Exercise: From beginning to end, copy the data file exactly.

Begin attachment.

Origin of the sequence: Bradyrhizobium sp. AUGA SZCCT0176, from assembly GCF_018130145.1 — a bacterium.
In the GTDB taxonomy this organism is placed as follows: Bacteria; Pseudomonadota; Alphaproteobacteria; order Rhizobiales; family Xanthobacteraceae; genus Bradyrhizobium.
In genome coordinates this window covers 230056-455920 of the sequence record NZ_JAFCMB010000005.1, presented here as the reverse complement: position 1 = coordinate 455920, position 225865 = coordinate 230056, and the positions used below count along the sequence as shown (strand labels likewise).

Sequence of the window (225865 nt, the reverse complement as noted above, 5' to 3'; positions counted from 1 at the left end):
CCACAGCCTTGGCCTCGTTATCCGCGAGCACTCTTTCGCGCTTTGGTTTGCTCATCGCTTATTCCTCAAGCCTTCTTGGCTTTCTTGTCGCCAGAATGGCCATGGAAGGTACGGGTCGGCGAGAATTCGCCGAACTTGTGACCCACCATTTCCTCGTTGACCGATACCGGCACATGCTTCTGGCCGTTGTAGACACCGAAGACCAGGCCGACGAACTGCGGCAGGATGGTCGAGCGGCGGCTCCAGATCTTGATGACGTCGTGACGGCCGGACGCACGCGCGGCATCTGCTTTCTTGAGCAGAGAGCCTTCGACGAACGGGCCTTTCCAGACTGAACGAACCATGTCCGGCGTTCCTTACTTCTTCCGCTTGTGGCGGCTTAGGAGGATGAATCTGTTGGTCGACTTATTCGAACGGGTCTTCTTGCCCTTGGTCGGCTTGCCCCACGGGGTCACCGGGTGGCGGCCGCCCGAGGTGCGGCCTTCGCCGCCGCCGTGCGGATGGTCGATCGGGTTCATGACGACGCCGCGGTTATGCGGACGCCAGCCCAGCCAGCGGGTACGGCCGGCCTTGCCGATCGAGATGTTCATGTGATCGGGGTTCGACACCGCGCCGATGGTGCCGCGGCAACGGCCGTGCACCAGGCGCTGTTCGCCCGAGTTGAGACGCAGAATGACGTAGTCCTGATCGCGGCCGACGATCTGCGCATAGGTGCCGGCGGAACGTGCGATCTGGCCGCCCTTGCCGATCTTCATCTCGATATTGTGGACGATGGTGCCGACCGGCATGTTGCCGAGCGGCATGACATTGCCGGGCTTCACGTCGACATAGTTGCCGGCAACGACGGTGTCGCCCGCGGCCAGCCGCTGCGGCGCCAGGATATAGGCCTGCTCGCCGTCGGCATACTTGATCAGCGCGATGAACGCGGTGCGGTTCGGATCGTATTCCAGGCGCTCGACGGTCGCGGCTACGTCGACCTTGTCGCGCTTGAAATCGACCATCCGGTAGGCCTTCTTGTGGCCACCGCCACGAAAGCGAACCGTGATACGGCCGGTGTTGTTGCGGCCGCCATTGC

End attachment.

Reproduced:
Origin of the sequence: Bradyrhizobium sp. AUGA SZCCT0176, from assembly GCF_018130145.1 — a bacterium.
In the GTDB taxonomy this organism is placed as follows: Bacteria; Pseudomonadota; Alphaproteobacteria; order Rhizobiales; family Xanthobacteraceae; genus Bradyrhizobium.
In genome coordinates this window covers 230056-455920 of the sequence record NZ_JAFCMB010000005.1, presented here as the reverse complement: position 1 = coordinate 455920, position 225865 = coordinate 230056, and the positions used below count along the sequence as shown (strand labels likewise).

Sequence of the window (225865 nt, the reverse complement as noted above, 5' to 3'; positions counted from 1 at the left end):
CCACAGCCTTGGCCTCGTTATCCGCGAGCACTCTTTCGCGCTTTGGTTTGCTCATCGCTTATTCCTCAAGCCTTCTTGGCTTTCTTGTCGCCAGAATGGCCATGGAAGGTACGGGTCGGCGAGAATTCGCCGAACTTGTGACCCACCATTTCCTCGTTGACCGATACCGGCACATGCTTCTGGCCGTTGTAGACACCGAAGACCAGGCCGACGAACTGCGGCAGGATGGTCGAGCGGCGGCTCCAGATCTTGATGACGTCGTGACGGCCGGACGCACGCGCGGCATCTGCTTTCTTGAGCAGAGAGCCTTCGACGAACGGGCCTTTCCAGACTGAACGAACCATGTCCGGCGTTCCTTACTTCTTCCGCTTGTGGCGGCTTAGGAGGATGAATCTGTTGGTCGACTTATTCGAACGGGTCTTCTTGCCCTTGGTCGGCTTGCCCCACGGGGTCACCGGGTGGCGGCCGCCCGAGGTGCGGCCTTCGCCGCCGCCGTGCGGATGGTCGATCGGGTTCATGACGACGCCGCGGTTATGCGGACGCCAGCCCAGCCAGCGGGTACGGCCGGCCTTGCCGATCGAGATGTTCATGTGATCGGGGTTCGACACCGCGCCGATGGTGCCGCGGCAACGGCCGTGCACCAGGCGCTGTTCGCCCGAGTTGAGACGCAGAATGACGTAGTCCTGATCGCGGCCGACGATCTGCGCATAGGTGCCGGCGGAACGTGCGATCTGGCCGCCCTTGCCGATCTTCATCTCGATATTGTGGACGATGGTGCCGACCGGCATGTTGCCGAGCGGCATGACATTGCCGGGCTTCACGTCGACATAGTTGCCGGCAACGACGGTGTCGCCCGCGGCCAGCCGCTGCGGCGCCAGGATATAGGCCTGCTCGCCGTCGGCATACTTGATCAGCGCGATGAACGCGGTGCGGTTCGGATCGTATTCCAGGCGCTCGACGGTCGCGGCTACGTCGACCTTGTCGCGCTTGAAATCGACCATCCGGTAGGCCTTCTTGTGGCCACCGCCACGAAAGCGAACCGTGATACGGCCGGTGTTGTTGCGGCCGCCATTGC